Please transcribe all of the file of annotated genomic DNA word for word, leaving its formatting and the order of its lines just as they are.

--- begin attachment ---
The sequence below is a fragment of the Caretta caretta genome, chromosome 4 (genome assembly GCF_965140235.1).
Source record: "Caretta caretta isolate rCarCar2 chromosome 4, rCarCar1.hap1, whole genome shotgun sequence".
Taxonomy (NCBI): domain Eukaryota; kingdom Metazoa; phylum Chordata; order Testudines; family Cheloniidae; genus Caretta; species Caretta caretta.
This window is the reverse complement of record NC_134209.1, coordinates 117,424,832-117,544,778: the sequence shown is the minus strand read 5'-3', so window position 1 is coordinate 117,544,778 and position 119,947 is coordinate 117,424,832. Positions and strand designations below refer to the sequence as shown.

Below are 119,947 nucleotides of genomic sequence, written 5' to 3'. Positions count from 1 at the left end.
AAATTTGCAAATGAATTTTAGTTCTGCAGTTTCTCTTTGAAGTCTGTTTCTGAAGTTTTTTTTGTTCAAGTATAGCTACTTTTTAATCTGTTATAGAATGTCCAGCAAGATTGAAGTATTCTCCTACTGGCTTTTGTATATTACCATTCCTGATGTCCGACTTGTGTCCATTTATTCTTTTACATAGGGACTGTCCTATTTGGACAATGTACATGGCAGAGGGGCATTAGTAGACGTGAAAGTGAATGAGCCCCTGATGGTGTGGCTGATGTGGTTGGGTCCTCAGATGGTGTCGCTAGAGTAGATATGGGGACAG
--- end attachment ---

The sequence below is a fragment of the Caretta caretta genome, chromosome 4 (genome assembly GCF_965140235.1).
Source record: "Caretta caretta isolate rCarCar2 chromosome 4, rCarCar1.hap1, whole genome shotgun sequence".
Taxonomy (NCBI): domain Eukaryota; kingdom Metazoa; phylum Chordata; order Testudines; family Cheloniidae; genus Caretta; species Caretta caretta.
This window is the reverse complement of record NC_134209.1, coordinates 117,424,832-117,544,778: the sequence shown is the minus strand read 5'-3', so window position 1 is coordinate 117,544,778 and position 119,947 is coordinate 117,424,832. Positions and strand designations below refer to the sequence as shown.

Below are 119,947 nucleotides of genomic sequence, written 5' to 3'. Positions count from 1 at the left end.
AAATTTGCAAATGAATTTTAGTTCTGCAGTTTCTCTTTGAAGTCTGTTTCTGAAGTTTTTTTTGTTCAAGTATAGCTACTTTTTAATCTGTTATAGAATGTCCAGCAAGATTGAAGTATTCTCCTACTGGCTTTTGTATATTACCATTCCTGATGTCCGACTTGTGTCCATTTATTCTTTTACATAGGGACTGTCCTATTTGGACAATGTACATGGCAGAGGGGCATTAGTAGACGTGAAAGTGAATGAGCCCCTGATGGTGTGGCTGATGTGGTTGGGTCCTCAGATGGTGTCGCTAGAGTAGATATGGGGACAG